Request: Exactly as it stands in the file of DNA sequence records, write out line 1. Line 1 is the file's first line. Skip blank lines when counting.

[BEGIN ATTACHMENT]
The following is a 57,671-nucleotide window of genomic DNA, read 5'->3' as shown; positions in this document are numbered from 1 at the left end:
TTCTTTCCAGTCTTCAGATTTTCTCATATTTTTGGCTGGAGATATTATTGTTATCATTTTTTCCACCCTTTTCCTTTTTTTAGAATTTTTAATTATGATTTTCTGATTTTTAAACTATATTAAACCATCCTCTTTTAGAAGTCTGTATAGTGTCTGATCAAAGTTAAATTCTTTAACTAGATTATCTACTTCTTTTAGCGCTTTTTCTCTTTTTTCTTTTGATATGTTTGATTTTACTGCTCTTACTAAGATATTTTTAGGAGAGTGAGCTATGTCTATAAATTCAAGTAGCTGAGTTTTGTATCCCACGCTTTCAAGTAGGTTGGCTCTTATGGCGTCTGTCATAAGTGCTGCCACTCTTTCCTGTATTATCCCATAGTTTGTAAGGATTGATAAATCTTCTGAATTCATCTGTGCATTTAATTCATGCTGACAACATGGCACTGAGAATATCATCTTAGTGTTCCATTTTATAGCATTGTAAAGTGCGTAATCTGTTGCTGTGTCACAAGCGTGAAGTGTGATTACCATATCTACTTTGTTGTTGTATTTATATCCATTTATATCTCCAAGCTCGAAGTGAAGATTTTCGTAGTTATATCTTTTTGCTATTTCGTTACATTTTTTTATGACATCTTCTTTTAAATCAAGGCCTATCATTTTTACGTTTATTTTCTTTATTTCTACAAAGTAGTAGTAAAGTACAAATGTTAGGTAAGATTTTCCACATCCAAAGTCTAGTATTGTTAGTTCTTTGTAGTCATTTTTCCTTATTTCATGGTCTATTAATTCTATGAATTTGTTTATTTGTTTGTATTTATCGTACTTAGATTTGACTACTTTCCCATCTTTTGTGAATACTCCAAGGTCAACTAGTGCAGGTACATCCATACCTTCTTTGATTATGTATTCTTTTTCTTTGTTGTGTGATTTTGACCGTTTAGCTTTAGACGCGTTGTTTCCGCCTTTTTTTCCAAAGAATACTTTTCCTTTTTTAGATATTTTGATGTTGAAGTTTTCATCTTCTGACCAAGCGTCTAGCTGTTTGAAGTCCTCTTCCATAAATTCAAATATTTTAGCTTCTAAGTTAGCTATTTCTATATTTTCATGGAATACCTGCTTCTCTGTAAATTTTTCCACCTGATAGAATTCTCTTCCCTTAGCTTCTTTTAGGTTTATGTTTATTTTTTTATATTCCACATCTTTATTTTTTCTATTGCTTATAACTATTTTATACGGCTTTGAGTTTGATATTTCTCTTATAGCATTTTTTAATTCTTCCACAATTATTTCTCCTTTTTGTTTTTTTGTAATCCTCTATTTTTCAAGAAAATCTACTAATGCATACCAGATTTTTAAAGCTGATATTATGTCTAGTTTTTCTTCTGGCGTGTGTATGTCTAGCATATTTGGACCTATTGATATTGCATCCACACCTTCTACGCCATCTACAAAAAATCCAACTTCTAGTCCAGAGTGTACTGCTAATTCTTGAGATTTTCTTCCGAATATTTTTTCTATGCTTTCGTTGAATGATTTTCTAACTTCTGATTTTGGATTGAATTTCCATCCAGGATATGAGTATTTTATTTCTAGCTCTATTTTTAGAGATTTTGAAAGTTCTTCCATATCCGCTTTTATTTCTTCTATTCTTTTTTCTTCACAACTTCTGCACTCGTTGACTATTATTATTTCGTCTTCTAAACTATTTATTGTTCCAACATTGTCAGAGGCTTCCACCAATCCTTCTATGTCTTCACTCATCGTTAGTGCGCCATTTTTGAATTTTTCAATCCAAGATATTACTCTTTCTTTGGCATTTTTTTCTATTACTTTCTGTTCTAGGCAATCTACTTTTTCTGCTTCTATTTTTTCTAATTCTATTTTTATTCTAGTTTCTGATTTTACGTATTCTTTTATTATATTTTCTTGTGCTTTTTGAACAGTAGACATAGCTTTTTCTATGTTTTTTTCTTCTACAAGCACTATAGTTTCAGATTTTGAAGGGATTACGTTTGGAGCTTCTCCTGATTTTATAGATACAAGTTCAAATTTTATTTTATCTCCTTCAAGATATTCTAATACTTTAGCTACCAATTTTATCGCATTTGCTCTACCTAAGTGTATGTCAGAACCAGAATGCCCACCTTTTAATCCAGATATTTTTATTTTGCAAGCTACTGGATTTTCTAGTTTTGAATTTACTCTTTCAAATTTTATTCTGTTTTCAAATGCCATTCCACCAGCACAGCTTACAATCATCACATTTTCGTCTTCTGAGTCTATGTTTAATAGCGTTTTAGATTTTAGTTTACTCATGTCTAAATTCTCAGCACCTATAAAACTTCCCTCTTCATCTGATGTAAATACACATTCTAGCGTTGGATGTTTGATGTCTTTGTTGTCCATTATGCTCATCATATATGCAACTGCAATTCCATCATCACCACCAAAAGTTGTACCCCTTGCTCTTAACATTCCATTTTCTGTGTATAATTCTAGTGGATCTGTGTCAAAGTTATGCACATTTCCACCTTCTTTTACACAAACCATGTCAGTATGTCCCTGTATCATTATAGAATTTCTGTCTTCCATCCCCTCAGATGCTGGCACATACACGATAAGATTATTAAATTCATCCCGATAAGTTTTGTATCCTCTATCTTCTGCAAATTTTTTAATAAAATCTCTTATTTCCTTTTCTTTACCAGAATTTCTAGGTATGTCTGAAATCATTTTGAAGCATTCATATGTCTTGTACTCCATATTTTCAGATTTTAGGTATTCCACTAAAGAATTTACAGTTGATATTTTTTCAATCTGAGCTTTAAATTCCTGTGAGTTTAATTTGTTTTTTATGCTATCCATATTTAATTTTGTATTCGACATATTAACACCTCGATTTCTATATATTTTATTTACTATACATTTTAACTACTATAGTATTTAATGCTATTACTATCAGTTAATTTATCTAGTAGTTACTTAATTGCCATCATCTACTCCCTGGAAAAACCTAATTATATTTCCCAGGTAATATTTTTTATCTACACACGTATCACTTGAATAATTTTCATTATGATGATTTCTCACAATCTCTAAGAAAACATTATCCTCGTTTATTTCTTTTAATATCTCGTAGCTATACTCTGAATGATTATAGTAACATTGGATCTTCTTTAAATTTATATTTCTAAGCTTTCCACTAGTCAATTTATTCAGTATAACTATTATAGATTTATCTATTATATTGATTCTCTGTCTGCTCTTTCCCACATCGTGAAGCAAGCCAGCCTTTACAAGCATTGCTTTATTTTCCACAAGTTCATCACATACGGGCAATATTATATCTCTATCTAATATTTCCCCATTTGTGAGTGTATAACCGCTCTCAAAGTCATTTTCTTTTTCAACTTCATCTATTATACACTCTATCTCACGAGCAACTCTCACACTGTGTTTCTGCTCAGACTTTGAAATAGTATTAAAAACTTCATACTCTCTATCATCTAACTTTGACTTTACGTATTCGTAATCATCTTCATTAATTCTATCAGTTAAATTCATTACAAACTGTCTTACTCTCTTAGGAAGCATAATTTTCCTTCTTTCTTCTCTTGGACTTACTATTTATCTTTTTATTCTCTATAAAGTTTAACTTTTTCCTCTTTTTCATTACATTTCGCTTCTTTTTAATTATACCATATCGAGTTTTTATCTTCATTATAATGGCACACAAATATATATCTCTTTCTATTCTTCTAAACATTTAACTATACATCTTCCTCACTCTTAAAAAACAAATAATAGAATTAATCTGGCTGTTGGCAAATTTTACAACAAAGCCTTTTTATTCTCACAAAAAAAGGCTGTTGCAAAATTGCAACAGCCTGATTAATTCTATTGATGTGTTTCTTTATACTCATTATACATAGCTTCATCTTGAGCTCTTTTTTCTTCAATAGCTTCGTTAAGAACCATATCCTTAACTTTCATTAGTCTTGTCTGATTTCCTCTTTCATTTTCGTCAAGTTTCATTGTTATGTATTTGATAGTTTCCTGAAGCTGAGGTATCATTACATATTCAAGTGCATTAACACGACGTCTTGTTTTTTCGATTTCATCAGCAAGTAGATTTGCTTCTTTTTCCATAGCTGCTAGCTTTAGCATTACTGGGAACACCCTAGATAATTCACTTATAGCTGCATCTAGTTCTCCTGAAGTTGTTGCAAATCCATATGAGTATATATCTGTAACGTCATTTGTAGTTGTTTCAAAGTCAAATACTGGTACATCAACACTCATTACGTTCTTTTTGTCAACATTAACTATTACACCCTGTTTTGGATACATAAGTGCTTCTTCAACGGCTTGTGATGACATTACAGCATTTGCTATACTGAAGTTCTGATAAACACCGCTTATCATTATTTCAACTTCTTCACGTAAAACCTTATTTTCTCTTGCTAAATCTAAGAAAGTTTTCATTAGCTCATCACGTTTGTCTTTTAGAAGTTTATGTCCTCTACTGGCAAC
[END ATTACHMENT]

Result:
The following is a 57,671-nucleotide window of genomic DNA, read 5'->3' as shown; positions in this document are numbered from 1 at the left end: